Prof. Lora Bex Lempert is honored for using sociology to better the lives of women through her advocacy and outreach efforts

October 15, 2009

In the photo above, Prof. Lora Lempert accepts her award from the Sociologists for Women in Society alongside her granddaughter, Esther. “I ended my remarks with a mantra that Esther and I use when she's complaining about something being too hard or too scary: ‘We can do hard things because we are’ and Esther yells: strong women!” Lempert said. “It brought the house down!”

DEARBORN / Oct. 15, 2009---Lora Bex Lempert, professor of sociology at the University of Michigan-Dearborn, has been honored with the 2009 Feminist Activism Award by the Sociologists for Women in Society, an international organization of social scientists working to improve the position of women within sociology and within society in general.

Lempert, who received the award during a ceremony in San Francisco on Aug. 8, was recognized for consistently using sociology to better the lives of women, particularly through advocacy and outreach efforts.  She will travel as a guest lecturer to two applicant colleges/universities this year as a part of the award process.   

Lempert joined UM-Dearborn in 1994 as an assistant professor of sociology, and was promoted to associate professor in 1998; she became a full professor in 2003.  She served five years on the campus's "Agenda for Women" committee and was director of the Women's Studies program for two years. She teaches courses in sociology and women's studies, marriage and family problems, family violence, and criminal justice. Lempert also is an executive committee member of the Institute for Research on Women and Gender on the Ann Arbor campus.   

In 2001, Lempert was awarded a Fulbright scholarship to the Sociology Department and Women and Gender Studies program of the University of the Western Cape in South Africa.  At the request of UWC and the American Consulate in Cape Town, her year-long appointment was extended by six months.   

During her service as director of the UM-Dearborn Women's Studies program, a certificate program was established and an overall framework developed that led to significant growth of the program.  She also created an internship program that provided students with opportunities to analyze social problems as they provide direct service in sites such as shelters for abused women, Head Start programs for children, victim advocacy units in prosecutor's offices, adolescent transitional housing and other programs.   

In 2000, when Lempert won UM-Dearborn's Distinguished Teaching Award, she was described by a nominator as "a transformative teacher, waking students up to gender, racial, and social class inequalities, and helping them to understand the interactions between all three." Four of her course syllabi have been published by the teaching resources unit of the American Sociological Association.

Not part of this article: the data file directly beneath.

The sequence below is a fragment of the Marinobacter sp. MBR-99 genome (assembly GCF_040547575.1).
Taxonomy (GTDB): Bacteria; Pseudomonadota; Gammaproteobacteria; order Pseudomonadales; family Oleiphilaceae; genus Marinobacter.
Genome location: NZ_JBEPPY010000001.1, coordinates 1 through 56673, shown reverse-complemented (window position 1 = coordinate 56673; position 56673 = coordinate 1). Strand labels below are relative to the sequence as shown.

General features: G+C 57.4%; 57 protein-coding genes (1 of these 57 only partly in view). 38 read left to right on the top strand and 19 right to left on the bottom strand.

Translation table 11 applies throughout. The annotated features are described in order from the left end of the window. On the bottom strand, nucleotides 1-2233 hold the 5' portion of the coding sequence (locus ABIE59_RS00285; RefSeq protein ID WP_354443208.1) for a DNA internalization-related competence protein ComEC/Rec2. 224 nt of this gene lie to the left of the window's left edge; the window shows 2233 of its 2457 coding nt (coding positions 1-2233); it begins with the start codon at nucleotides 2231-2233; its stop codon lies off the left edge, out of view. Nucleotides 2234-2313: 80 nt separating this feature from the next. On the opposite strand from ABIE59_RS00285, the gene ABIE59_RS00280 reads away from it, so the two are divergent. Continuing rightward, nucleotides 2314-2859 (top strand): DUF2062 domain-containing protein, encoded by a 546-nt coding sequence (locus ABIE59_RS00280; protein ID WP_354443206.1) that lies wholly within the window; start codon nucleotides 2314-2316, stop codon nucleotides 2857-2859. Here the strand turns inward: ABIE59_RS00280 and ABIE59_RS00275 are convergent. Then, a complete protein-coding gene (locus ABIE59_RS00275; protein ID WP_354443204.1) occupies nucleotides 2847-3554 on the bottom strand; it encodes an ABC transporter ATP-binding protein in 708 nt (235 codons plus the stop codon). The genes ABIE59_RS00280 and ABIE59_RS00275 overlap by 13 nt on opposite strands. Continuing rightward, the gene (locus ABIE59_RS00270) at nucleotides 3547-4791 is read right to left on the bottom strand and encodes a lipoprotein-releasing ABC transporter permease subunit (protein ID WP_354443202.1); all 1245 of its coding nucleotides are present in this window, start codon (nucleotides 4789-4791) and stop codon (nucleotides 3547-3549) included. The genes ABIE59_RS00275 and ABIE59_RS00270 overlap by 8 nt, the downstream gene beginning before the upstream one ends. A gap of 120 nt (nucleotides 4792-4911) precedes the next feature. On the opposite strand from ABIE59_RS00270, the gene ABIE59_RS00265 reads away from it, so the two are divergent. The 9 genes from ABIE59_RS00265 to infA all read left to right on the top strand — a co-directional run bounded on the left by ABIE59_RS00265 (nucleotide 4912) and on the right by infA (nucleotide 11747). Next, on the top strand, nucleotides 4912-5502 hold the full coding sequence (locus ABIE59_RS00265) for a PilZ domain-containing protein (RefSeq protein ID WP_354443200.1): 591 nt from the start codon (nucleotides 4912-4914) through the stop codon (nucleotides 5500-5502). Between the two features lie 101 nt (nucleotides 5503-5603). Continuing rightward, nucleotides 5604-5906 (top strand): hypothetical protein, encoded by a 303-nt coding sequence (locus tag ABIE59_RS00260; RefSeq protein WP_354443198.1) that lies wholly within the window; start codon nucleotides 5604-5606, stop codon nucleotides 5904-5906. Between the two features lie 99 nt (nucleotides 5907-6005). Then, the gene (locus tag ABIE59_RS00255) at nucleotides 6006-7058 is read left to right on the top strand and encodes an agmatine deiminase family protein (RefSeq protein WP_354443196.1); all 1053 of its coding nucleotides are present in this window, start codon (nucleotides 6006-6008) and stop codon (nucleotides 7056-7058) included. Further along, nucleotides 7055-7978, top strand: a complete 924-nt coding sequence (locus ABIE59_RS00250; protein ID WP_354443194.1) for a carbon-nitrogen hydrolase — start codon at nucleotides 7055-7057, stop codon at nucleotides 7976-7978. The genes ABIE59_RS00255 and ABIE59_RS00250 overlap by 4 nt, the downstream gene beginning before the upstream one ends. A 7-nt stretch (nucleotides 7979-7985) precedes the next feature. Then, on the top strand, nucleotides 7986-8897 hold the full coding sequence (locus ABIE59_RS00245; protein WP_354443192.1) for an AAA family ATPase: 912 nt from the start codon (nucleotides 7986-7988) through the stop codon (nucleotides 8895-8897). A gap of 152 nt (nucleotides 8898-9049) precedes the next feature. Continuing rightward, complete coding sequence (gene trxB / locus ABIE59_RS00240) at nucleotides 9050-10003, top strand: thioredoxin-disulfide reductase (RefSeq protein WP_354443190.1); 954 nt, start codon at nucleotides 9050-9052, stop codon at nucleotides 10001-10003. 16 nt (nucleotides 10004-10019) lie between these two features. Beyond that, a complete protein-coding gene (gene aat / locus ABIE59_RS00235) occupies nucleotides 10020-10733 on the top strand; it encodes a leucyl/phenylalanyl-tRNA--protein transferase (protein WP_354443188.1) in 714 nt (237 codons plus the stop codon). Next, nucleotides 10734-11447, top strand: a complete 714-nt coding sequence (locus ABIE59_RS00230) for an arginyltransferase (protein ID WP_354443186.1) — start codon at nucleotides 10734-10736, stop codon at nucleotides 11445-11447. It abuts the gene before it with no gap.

In her family violence class, Lempert modified the national Clothesline Project to bring student research on domestic violence and grassroots activism together on campus. Every Fall Semester students create t-shirts that memorialize the violence experienced by individual women and display them in public spaces.    

In 2003, Lempert received two major awards for her leadership, scholarship and service on behalf of women: the Sarah Goddard Power Award from the University of Michigan Academic Women's Caucus and UM-Dearborn's Susan B. Anthony Award, which is given annually to a member of the UM-Dearborn community "who exemplifies the dedication, fortitude and involvement of Susan B. Anthony," a leader in the women's suffrage movement.  

In 2006, the American Association of University Women’s Legal Advocacy Fund honored UM-Dearborn faculty and students teaching in a local prison with the group’s Progress in Equity Award.  Directed by Lempert, the program brought college-level courses into the Scott Correctional Facility for Women in Plymouth, which closed in May.  Several of the students in that program are now enrolled at UM-Dearborn.  This year, with the close of the Scott Facility, UM-Dearborn has collaborated with Eastern Michigan University to continue offering courses to incarcerated women at Women’s Huron Valley in Ypsilanti.   

In addition to her teaching and research, Lempert publishes extensively on domestic violence, prison pedagogy, and issues related to gender and racial equality. She has served on the editorial board of the journal Gender and Society and is on the board the Journal of Contemporary Ethnography, and she reviews for the feminist journal Signs.


About University of Michigan-Dearborn
The University of Michigan-Dearborn is celebrating its 50th anniversary throughout the 2009/2010 academic year. Founded in 1959 with a gift of just over 200 acres of land and $6.5 million from the Ford Motor Company, UM-Dearborn has been distinguished by its commitment to providing excellent educational opportunities responsive to the needs of southeastern Michigan. The university has 8,700 students pursuing undergraduate, master’s, doctoral and professional degrees in the liberal arts and sciences, engineering, business, education, and public administration. With a faculty devoted to teaching, and students committed to achievement, UM-Dearborn has been shaped by its history of interaction with business, government and industry in southeastern Michigan, and is committed to responding to the needs of the region in the future.


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